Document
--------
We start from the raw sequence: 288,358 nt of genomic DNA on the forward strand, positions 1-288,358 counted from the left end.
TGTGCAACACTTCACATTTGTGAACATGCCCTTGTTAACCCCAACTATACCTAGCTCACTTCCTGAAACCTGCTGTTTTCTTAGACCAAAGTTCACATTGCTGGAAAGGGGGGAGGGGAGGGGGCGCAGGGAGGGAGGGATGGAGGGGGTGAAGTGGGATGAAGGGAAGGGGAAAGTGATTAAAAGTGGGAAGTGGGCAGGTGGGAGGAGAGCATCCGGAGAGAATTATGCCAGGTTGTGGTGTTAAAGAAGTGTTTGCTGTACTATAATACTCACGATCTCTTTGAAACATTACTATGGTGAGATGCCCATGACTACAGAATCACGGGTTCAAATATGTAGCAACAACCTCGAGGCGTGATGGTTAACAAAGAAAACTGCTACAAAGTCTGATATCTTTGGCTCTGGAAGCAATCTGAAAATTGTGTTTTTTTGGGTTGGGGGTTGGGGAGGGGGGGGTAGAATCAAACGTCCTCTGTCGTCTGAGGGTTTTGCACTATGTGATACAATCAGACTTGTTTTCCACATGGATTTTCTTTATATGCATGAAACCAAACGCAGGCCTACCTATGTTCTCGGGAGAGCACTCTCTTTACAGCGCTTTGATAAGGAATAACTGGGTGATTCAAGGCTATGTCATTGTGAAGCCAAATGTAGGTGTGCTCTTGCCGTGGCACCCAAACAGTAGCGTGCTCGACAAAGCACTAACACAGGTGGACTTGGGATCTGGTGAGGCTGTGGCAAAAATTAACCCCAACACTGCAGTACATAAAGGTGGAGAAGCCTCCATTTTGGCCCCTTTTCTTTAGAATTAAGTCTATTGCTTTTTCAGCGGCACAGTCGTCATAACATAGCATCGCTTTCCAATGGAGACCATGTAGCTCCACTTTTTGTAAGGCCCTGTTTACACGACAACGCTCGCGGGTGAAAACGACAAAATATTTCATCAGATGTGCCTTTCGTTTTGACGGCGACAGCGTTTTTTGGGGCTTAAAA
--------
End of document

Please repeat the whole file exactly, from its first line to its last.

We start from the raw sequence: 288,358 nt of genomic DNA on the forward strand, positions 1-288,358 counted from the left end.
TGTGCAACACTTCACATTTGTGAACATGCCCTTGTTAACCCCAACTATACCTAGCTCACTTCCTGAAACCTGCTGTTTTCTTAGACCAAAGTTCACATTGCTGGAAAGGGGGGAGGGGAGGGGGCGCAGGGAGGGAGGGATGGAGGGGGTGAAGTGGGATGAAGGGAAGGGGAAAGTGATTAAAAGTGGGAAGTGGGCAGGTGGGAGGAGAGCATCCGGAGAGAATTATGCCAGGTTGTGGTGTTAAAGAAGTGTTTGCTGTACTATAATACTCACGATCTCTTTGAAACATTACTATGGTGAGATGCCCATGACTACAGAATCACGGGTTCAAATATGTAGCAACAACCTCGAGGCGTGATGGTTAACAAAGAAAACTGCTACAAAGTCTGATATCTTTGGCTCTGGAAGCAATCTGAAAATTGTGTTTTTTTGGGTTGGGGGTTGGGGAGGGGGGGGTAGAATCAAACGTCCTCTGTCGTCTGAGGGTTTTGCACTATGTGATACAATCAGACTTGTTTTCCACATGGATTTTCTTTATATGCATGAAACCAAACGCAGGCCTACCTATGTTCTCGGGAGAGCACTCTCTTTACAGCGCTTTGATAAGGAATAACTGGGTGATTCAAGGCTATGTCATTGTGAAGCCAAATGTAGGTGTGCTCTTGCCGTGGCACCCAAACAGTAGCGTGCTCGACAAAGCACTAACACAGGTGGACTTGGGATCTGGTGAGGCTGTGGCAAAAATTAACCCCAACACTGCAGTACATAAAGGTGGAGAAGCCTCCATTTTGGCCCCTTTTCTTTAGAATTAAGTCTATTGCTTTTTCAGCGGCACAGTCGTCATAACATAGCATCGCTTTCCAATGGAGACCATGTAGCTCCACTTTTTGTAAGGCCCTGTTTACACGACAACGCTCGCGGGTGAAAACGACAAAATATTTCATCAGATGTGCCTTTCGTTTTGACGGCGACAGCGTTTTTTGGGGCTTAAAA